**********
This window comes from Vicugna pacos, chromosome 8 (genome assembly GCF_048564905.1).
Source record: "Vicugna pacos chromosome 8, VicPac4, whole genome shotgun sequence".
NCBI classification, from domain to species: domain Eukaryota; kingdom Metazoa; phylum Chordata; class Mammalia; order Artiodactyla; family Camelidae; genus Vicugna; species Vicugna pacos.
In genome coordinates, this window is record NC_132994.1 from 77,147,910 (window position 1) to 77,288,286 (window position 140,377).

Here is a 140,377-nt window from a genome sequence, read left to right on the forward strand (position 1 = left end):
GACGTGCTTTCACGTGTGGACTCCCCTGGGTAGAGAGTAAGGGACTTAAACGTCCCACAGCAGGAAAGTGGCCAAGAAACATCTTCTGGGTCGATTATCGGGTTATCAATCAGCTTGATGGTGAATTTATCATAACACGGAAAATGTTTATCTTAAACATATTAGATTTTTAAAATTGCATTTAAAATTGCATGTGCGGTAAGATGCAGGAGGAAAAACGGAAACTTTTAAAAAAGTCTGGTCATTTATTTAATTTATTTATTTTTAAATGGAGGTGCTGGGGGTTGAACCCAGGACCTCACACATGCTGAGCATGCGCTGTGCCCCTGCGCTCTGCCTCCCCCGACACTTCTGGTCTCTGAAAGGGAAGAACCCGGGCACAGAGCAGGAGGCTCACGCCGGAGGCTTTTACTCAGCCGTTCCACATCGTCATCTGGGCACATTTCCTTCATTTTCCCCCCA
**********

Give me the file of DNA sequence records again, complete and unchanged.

This window comes from Vicugna pacos, chromosome 8 (genome assembly GCF_048564905.1).
Source record: "Vicugna pacos chromosome 8, VicPac4, whole genome shotgun sequence".
NCBI classification, from domain to species: domain Eukaryota; kingdom Metazoa; phylum Chordata; class Mammalia; order Artiodactyla; family Camelidae; genus Vicugna; species Vicugna pacos.
In genome coordinates, this window is record NC_132994.1 from 77,147,910 (window position 1) to 77,288,286 (window position 140,377).

Here is a 140,377-nt window from a genome sequence, read left to right on the forward strand (position 1 = left end):
GACGTGCTTTCACGTGTGGACTCCCCTGGGTAGAGAGTAAGGGACTTAAACGTCCCACAGCAGGAAAGTGGCCAAGAAACATCTTCTGGGTCGATTATCGGGTTATCAATCAGCTTGATGGTGAATTTATCATAACACGGAAAATGTTTATCTTAAACATATTAGATTTTTAAAATTGCATTTAAAATTGCATGTGCGGTAAGATGCAGGAGGAAAAACGGAAACTTTTAAAAAAGTCTGGTCATTTATTTAATTTATTTATTTTTAAATGGAGGTGCTGGGGGTTGAACCCAGGACCTCACACATGCTGAGCATGCGCTGTGCCCCTGCGCTCTGCCTCCCCCGACACTTCTGGTCTCTGAAAGGGAAGAACCCGGGCACAGAGCAGGAGGCTCACGCCGGAGGCTTTTACTCAGCCGTTCCACATCGTCATCTGGGCACATTTCCTTCATTTTCCCCCCA